Tesla is not a disruptor, but then again, neither is Apple, the closest comp: both succeed by building a brand around being the best.
Autonomous cars are pretty much transportation robots as it is. If Apple is serious about building cars, they should look past the traditional use and find the essence of what makes an autonomous car really great: you don’t need to be in it.
Autonomous cars are an inevitability, which we’ve known for a while, but the remaining questions we’ve had for a while doesn’t concern the technology, but rather the regulations. Rather than wait for the government to say something, it looks like manufacturers are just saying “screw it” and stepping up to the plate themselves.
And this concludes the debate about responsibility. Let’s get them on the streets now.
So what are you really getting with a MacBook Pro? Yes, you’re getting more performance, but not that much more for the money. On Geekbench tests, the 2015 13″ MacBook Pro clocks in at 3209 in Single-core and 6741 on Multi-core. The iPad Pro measures up with 3225 in Single-core and 5475 in Multi-core. You have to ask yourself if it’s worth all these trade-offs in size, weight, flexibility and input methods just to gain a small performance advantage.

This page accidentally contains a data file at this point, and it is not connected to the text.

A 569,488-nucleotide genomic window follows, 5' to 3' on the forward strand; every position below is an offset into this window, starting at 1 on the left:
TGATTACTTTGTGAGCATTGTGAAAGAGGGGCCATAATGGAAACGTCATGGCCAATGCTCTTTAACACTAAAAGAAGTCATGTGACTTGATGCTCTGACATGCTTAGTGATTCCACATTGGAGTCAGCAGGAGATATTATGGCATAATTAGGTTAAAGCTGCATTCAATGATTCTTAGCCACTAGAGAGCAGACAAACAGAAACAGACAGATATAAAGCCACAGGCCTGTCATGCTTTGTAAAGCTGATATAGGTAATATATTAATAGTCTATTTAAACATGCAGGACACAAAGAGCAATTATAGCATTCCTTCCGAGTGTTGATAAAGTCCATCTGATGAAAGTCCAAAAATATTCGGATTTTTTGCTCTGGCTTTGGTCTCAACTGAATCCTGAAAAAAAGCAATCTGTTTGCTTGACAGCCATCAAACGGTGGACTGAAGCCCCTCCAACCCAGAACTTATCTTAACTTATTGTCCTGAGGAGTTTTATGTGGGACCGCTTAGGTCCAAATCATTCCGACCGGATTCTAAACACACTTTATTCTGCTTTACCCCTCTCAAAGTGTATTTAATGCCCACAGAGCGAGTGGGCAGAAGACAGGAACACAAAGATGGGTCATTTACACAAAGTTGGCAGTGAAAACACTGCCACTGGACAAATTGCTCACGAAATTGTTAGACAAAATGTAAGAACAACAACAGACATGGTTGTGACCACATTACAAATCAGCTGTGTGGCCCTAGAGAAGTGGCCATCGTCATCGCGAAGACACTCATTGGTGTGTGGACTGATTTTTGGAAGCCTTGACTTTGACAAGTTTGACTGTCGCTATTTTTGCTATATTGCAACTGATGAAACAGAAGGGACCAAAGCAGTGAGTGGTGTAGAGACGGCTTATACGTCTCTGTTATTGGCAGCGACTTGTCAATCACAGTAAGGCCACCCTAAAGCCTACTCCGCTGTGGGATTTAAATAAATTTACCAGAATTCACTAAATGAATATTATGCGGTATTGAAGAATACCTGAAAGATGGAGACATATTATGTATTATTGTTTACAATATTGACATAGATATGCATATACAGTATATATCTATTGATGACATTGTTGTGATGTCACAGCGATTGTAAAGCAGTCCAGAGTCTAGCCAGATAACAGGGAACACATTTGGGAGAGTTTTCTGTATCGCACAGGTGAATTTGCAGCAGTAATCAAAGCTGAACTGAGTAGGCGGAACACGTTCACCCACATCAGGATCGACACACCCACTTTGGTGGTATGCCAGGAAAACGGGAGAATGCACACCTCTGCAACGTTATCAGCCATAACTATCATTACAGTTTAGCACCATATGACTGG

Incredible how the iPad Pro has become the better computer on so many levels, in just five years. Self-disruption at its best.
Aaaand… this is how I decided what I want from Santa this year.
[…] when we say ‘mobile’ we don’t mean mobile just as when we said ‘PCs’ we didn’t mean personal. This isn’t about the screen size or keyboard or location or use. Rather, the ecosystem of ARM, iOS and Android, with 10x the scale of Wintel, will become the new centre of gravity throughout computing. It will take over things like IoT and wearables in one direction and, in due course, the data centre in the other, and it will push onto the desktop. The smartphone is the new sun.